Watamote: The Anti-Anti-Aging Drug

Tomoko Kuroki from Watamote

I turn thirty this month.

According to Daryl Surat, otaku reach their expiration date around about this time and I am supposed to scale back, if not outright cease, my love for anime or risk my DNA realizing that I am a pathetic waste who will not be passing on his genes.  I managed to skirt around this ultimatum by getting married, having kids AND ALSO retaining my anime-loving ways.  Boy, this cake I have sure tastes good.

In all seriousness, I am getting older which means I am (a) thinking about getting older and (b) moving farther away from the demographic that most anime is about and is made for.  The medium tends to glamorize and fetishize youth.  Most shows give the impression that if you’re out of college, you’re just another ojisan.  Well, that is just depressing.  A lot of folks would prescribe Turning Girls as an effective pill to help you accept leaving your twenties behind.  While, I do fully intend to check out the show, I can go one better in this particular instance.  Why just cope with turning thirty when I can be deliriously happy about it?

What magic elixir makes me glad I’m getting older?  Watamote, that’s what.

Suggested Soundtrack for Reading – Jay Z “30 Something”

Tomoko Kuroki from Watamote

Watamote is many things: dark comedy, therapy for those who have/had anxietty disorders, as well as biting satire of otaku and the media they consume.  I think the show successfully pulls off all of this, but it also struck an additional chord with me, something which I haven’t heard anyone mention.  It reminded me that being young fucking suuuuuuuuuucks.

Personally, I think it’s a wonder that the modern, first-world human experience does not produce more Mokocchis.  I mean, look at what you kids have to go through.  There’s the complex and unforgiving social life of le academe (it’s like the goddamn royal court from Berserk out there), figuring out the opposite sex and all the while dealing with the raft of physical, mental and emotional changes brought on by hormones.  Many boys grow up without their fathers (and girls without their mothers), in which case they have to also learn how to relate to the same sex.  Lots of kids have to move when they’re teenagers.  That’s a lot of additional change and reorientation to heap on top of this other stuff.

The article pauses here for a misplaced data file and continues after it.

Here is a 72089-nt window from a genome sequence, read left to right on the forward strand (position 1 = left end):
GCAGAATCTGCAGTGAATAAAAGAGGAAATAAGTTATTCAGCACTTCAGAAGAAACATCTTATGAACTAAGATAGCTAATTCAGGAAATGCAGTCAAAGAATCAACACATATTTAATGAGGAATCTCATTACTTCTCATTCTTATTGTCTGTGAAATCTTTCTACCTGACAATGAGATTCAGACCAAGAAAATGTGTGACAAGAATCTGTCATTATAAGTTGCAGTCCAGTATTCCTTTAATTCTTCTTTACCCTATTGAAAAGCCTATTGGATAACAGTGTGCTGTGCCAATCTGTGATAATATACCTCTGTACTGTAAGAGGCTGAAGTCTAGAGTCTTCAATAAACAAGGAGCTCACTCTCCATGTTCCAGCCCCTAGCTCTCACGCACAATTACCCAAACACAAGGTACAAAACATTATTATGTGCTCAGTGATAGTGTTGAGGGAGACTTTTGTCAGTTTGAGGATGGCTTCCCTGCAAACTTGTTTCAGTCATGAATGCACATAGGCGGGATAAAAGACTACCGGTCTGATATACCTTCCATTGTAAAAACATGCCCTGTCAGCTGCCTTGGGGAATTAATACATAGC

Poor Tomoko never solves the rubix cube known as conversation, but imagine if she, you know, had to navigate a real relationship.  Think about dating.  …Oh God.  I feel like figuring that shit out is like being on the wheel of Samsara, and getting married is like achieving Moksha (aka getting the fuck out of there).  OK, I may be exaggerating how I feel, but I remember that period of my life being quite stressful, and it is even worse for Tomoko.  She expends so much energy worrying about being (forever?) alone that she oscillates between inner, emotional frenzy (which produces mad attempts to gain popularity) and complete retreat and isolation.  The former basically guarantees her failure and crash back into the latter.  I recall experiencing this sort of thing, on a smaller scale than Mokocchi, of course.  It was exhausting, and I very much doubt I was alone in thinking about that stuff at that age.